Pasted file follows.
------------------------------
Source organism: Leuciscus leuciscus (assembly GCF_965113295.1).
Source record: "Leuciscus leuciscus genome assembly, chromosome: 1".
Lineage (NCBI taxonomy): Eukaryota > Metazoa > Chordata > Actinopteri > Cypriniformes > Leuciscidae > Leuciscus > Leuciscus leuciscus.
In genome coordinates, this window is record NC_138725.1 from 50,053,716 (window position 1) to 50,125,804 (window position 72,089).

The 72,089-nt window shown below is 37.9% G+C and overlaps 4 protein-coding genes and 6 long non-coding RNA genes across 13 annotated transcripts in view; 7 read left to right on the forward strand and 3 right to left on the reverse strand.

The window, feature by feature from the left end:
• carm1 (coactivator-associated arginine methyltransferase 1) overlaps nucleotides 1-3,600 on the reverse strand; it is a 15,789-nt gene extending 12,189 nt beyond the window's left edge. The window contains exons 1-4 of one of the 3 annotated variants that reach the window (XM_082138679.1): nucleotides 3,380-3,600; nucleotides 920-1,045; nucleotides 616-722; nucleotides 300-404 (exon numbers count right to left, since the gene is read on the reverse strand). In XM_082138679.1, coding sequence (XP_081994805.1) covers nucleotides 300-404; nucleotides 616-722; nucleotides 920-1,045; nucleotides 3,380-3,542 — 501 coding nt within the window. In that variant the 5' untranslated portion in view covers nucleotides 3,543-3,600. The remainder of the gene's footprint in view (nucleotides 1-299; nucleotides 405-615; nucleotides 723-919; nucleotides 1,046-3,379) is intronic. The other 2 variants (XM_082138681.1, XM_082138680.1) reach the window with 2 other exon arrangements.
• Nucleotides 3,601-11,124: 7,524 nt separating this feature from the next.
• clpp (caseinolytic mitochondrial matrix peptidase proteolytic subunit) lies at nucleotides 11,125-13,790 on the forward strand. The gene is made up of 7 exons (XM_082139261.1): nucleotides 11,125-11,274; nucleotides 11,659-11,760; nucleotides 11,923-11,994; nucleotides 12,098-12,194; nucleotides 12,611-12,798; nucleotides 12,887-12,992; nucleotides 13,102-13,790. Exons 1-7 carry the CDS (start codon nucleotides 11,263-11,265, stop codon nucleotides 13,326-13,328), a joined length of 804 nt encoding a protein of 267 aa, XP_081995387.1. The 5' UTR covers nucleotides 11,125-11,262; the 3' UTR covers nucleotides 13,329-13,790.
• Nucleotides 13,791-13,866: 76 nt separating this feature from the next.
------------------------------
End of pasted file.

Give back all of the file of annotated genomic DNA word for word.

Source organism: Leuciscus leuciscus (assembly GCF_965113295.1).
Source record: "Leuciscus leuciscus genome assembly, chromosome: 1".
Lineage (NCBI taxonomy): Eukaryota > Metazoa > Chordata > Actinopteri > Cypriniformes > Leuciscidae > Leuciscus > Leuciscus leuciscus.
In genome coordinates, this window is record NC_138725.1 from 50,053,716 (window position 1) to 50,125,804 (window position 72,089).

The 72,089-nt window shown below is 37.9% G+C and overlaps 4 protein-coding genes and 6 long non-coding RNA genes across 13 annotated transcripts in view; 7 read left to right on the forward strand and 3 right to left on the reverse strand.

The window, feature by feature from the left end:
• carm1 (coactivator-associated arginine methyltransferase 1) overlaps nucleotides 1-3,600 on the reverse strand; it is a 15,789-nt gene extending 12,189 nt beyond the window's left edge. The window contains exons 1-4 of one of the 3 annotated variants that reach the window (XM_082138679.1): nucleotides 3,380-3,600; nucleotides 920-1,045; nucleotides 616-722; nucleotides 300-404 (exon numbers count right to left, since the gene is read on the reverse strand). In XM_082138679.1, coding sequence (XP_081994805.1) covers nucleotides 300-404; nucleotides 616-722; nucleotides 920-1,045; nucleotides 3,380-3,542 — 501 coding nt within the window. In that variant the 5' untranslated portion in view covers nucleotides 3,543-3,600. The remainder of the gene's footprint in view (nucleotides 1-299; nucleotides 405-615; nucleotides 723-919; nucleotides 1,046-3,379) is intronic. The other 2 variants (XM_082138681.1, XM_082138680.1) reach the window with 2 other exon arrangements.
• Nucleotides 3,601-11,124: 7,524 nt separating this feature from the next.
• clpp (caseinolytic mitochondrial matrix peptidase proteolytic subunit) lies at nucleotides 11,125-13,790 on the forward strand. The gene is made up of 7 exons (XM_082139261.1): nucleotides 11,125-11,274; nucleotides 11,659-11,760; nucleotides 11,923-11,994; nucleotides 12,098-12,194; nucleotides 12,611-12,798; nucleotides 12,887-12,992; nucleotides 13,102-13,790. Exons 1-7 carry the CDS (start codon nucleotides 11,263-11,265, stop codon nucleotides 13,326-13,328), a joined length of 804 nt encoding a protein of 267 aa, XP_081995387.1. The 5' UTR covers nucleotides 11,125-11,262; the 3' UTR covers nucleotides 13,329-13,790.
• Nucleotides 13,791-13,866: 76 nt separating this feature from the next.